Hailing from Sweet Valley, Pennsylvania, you could say Bryan is a Renaissance guy. He's a self taught artist and history buff, and at anytime, you can catch him working on the restoration of an Art Nouveau lamp, or harvesting local clay for his pit fired ceramics. His love of Pre Columbian history has led him to share the story of the indigenous people of the Caribbean through his art and paddlesports.
Jill is a lover of the outdoors and nature. Originally from Silver Spring, Maryland, she always dreamed of living in a place where she could hike, snorkel and kayak all year round. After graduating from Salisbury University with a bachelor of Science in Philosophy, she ended up on St. Croix, where she loves to share her enthusiasm for St. Croix and the natural world. Ask her about her list of things to do and places to eat on St. Croix.
As a native Crucian, Bryanna grew up with a love for the water, born in the saddle, so to speak, Bryanna has been kayaking all her life. She started going to Buck Island on the back of her parents' kayak when she was one and a half years old. Sharing a love of art with her dad, she enjoys painting, photography and design. She earned her bachelor of fine arts in graphic design from Salisbury University and is a freelance designer at BU Graphics on St Croix.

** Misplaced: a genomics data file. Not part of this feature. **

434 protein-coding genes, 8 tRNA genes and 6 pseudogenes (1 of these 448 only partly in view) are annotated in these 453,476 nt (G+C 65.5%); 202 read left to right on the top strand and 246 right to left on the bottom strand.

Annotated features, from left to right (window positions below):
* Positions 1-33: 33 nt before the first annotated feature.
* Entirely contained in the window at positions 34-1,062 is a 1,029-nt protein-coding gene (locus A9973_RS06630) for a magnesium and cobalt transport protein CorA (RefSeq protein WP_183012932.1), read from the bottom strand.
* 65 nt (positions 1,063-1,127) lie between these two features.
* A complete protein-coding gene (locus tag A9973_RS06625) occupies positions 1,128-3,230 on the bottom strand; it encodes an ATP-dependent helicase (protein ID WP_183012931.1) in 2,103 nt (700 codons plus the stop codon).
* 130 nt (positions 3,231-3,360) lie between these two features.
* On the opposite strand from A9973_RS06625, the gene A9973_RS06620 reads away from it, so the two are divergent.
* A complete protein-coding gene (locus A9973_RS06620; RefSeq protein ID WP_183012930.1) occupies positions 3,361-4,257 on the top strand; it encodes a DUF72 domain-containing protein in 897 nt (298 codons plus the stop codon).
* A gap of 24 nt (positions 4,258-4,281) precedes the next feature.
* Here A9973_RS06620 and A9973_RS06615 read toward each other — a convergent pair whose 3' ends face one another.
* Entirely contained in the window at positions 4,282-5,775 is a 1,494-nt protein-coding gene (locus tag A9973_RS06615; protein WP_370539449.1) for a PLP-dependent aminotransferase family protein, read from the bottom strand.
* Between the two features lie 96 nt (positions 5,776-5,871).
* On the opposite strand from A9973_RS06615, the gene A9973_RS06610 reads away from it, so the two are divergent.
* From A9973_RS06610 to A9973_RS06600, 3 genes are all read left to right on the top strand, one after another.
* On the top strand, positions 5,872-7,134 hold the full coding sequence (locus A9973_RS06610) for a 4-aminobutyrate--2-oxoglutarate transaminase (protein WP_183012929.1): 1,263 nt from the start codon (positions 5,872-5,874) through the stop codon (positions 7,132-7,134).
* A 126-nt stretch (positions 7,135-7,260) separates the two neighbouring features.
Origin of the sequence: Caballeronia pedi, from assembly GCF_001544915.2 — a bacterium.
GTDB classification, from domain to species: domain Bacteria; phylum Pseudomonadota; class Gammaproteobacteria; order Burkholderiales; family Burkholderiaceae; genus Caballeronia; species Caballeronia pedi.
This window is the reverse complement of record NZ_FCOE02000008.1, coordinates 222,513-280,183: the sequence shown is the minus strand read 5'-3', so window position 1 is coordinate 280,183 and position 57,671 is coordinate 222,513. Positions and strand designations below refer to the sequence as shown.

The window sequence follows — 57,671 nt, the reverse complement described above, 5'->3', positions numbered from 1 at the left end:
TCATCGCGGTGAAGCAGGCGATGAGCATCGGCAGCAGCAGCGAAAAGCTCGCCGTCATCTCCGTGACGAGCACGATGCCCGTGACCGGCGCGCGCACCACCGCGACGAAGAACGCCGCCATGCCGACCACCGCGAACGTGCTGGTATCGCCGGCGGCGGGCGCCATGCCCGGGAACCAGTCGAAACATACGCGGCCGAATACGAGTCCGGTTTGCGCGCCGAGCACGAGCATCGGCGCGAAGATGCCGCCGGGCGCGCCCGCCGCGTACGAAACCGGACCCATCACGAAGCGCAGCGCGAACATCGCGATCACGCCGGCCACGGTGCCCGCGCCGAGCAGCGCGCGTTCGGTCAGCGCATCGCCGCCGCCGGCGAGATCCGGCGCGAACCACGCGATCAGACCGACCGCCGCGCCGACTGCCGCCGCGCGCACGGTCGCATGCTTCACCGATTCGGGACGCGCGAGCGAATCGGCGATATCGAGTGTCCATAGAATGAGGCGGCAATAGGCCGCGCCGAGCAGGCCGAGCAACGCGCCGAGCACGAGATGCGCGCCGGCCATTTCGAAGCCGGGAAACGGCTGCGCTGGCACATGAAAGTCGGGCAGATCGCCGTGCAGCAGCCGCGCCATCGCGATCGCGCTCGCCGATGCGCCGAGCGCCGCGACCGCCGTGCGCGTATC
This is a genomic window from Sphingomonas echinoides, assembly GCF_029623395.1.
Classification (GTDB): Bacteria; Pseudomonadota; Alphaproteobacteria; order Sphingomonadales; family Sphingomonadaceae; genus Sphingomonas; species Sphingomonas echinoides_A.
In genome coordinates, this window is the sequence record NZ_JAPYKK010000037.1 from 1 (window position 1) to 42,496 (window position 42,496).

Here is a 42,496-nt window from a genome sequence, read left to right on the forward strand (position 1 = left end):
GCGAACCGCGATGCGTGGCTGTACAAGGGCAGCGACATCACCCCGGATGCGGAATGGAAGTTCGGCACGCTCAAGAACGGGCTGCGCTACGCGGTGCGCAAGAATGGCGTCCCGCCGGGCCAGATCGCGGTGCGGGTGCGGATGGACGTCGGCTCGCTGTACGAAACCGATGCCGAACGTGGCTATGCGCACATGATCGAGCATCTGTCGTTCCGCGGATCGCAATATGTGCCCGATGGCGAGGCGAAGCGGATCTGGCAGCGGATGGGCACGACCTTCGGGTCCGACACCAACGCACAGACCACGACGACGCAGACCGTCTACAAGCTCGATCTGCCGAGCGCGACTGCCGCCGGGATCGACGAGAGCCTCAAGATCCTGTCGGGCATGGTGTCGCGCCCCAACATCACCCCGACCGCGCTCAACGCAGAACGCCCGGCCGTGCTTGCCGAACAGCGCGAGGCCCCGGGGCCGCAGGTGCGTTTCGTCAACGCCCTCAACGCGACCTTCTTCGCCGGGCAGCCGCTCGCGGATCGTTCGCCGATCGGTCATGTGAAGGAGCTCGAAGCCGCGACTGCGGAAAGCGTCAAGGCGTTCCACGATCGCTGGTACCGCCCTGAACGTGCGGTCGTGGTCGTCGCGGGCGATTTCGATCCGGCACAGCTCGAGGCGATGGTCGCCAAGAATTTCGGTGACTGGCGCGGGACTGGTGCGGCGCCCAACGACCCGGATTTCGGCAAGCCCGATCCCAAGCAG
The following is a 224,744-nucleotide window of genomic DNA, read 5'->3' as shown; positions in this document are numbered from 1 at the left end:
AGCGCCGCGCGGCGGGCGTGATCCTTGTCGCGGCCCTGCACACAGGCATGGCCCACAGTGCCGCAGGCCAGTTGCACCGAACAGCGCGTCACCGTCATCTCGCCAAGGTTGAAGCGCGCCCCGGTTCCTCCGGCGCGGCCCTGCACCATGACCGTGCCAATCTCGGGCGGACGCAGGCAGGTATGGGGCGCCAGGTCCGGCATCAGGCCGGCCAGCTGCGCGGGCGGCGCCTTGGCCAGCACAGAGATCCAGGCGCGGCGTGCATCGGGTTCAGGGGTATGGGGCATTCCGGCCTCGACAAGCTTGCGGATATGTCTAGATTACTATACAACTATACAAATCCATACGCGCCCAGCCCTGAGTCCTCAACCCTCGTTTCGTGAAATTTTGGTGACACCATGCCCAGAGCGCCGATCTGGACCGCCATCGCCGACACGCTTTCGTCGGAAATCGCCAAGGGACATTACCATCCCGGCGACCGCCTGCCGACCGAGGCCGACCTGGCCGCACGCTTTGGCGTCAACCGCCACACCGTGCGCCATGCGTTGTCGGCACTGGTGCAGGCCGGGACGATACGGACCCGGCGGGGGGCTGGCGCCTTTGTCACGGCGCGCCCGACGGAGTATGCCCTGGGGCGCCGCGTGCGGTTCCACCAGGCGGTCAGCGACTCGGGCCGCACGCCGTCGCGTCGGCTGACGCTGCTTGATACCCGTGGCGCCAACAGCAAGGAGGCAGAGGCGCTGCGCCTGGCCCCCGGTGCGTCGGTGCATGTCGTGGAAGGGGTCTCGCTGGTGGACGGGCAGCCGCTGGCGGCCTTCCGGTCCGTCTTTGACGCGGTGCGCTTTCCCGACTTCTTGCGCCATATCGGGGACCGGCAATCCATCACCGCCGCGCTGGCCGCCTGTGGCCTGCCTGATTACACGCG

Bryan moved down to St Croix in 1990, just after Hurricane Hugo: a catagory 5 hurricane; the worst recorded in St Croix history. He purchased a wrecked house and over the following year, put it back together again. It wasn't until 1995, when Jill went on a post graduate vacation to St. Croix, that the two met. Bryan likes to say "I was waiting with my tail wagging!" They were married in the garden at their house, and later welcomed their daughter Bryanna to the family.
In 1997, they read a news article on The Hobie Mirage Pedal Kayaks, and opened The first Hobie Kayak Dealership in the Virgin Islands. Over the years: they founded The St. Croix Kayak Club; The Caribbean Indigenous Arts and Crafts Museum; commissioned The Cra Cra, a Kalinago dug out canoe; opened AYAY ART; built and founded Cane Bay Campground; became advocates for Salt River Bay National Park by removing abandoned vehicles and trash, and erecting signs; taught Pre-Columbian history and art to local schoolchildren; found the fabled Maroon Cave; and held pottery seminars in the Taino tradition.
In August of 2015, they moved their location to Salt River Marina, where they have incorporated much of Bryan's art. There is a display of original Taino Indian artifacts, as well as Bryan's Pit Fired Ceramics, handmade headdresses, paintings, and wood totems. There are several Kalinago dug out canoes on display. They also acquired a collection of original Taino artifacts, that they dream of someday housing in a permanent exhibition. They have an interest and passion in sharing their love and knowledge of Pre- Columbian art, history and lifestyles.